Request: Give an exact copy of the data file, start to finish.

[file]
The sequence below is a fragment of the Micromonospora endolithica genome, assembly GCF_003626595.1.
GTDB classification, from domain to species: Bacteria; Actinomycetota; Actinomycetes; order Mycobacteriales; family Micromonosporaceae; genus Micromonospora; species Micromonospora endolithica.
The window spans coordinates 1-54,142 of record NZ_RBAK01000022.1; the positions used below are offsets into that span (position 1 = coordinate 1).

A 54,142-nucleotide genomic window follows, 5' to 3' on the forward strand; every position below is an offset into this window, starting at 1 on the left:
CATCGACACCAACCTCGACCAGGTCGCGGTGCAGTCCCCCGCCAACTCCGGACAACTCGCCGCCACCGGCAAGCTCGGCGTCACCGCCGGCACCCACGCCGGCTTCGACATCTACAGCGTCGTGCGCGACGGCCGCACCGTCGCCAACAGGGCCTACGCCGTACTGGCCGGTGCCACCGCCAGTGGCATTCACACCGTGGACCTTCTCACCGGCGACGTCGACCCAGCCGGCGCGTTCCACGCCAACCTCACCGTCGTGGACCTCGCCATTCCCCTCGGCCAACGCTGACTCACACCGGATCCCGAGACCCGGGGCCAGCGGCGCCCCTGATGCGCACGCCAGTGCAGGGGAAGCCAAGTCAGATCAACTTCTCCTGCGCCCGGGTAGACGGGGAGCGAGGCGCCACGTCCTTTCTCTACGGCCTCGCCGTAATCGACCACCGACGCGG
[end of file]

The sequence below is a fragment of the Micromonospora endolithica genome, assembly GCF_003626595.1.
GTDB classification, from domain to species: Bacteria; Actinomycetota; Actinomycetes; order Mycobacteriales; family Micromonosporaceae; genus Micromonospora; species Micromonospora endolithica.
The window spans coordinates 1-54,142 of record NZ_RBAK01000022.1; the positions used below are offsets into that span (position 1 = coordinate 1).

A 54,142-nucleotide genomic window follows, 5' to 3' on the forward strand; every position below is an offset into this window, starting at 1 on the left:
CATCGACACCAACCTCGACCAGGTCGCGGTGCAGTCCCCCGCCAACTCCGGACAACTCGCCGCCACCGGCAAGCTCGGCGTCACCGCCGGCACCCACGCCGGCTTCGACATCTACAGCGTCGTGCGCGACGGCCGCACCGTCGCCAACAGGGCCTACGCCGTACTGGCCGGTGCCACCGCCAGTGGCATTCACACCGTGGACCTTCTCACCGGCGACGTCGACCCAGCCGGCGCGTTCCACGCCAACCTCACCGTCGTGGACCTCGCCATTCCCCTCGGCCAACGCTGACTCACACCGGATCCCGAGACCCGGGGCCAGCGGCGCCCCTGATGCGCACGCCAGTGCAGGGGAAGCCAAGTCAGATCAACTTCTCCTGCGCCCGGGTAGACGGGGAGCGAGGCGCCACGTCCTTTCTCTACGGCCTCGCCGTAATCGACCACCGACGCGG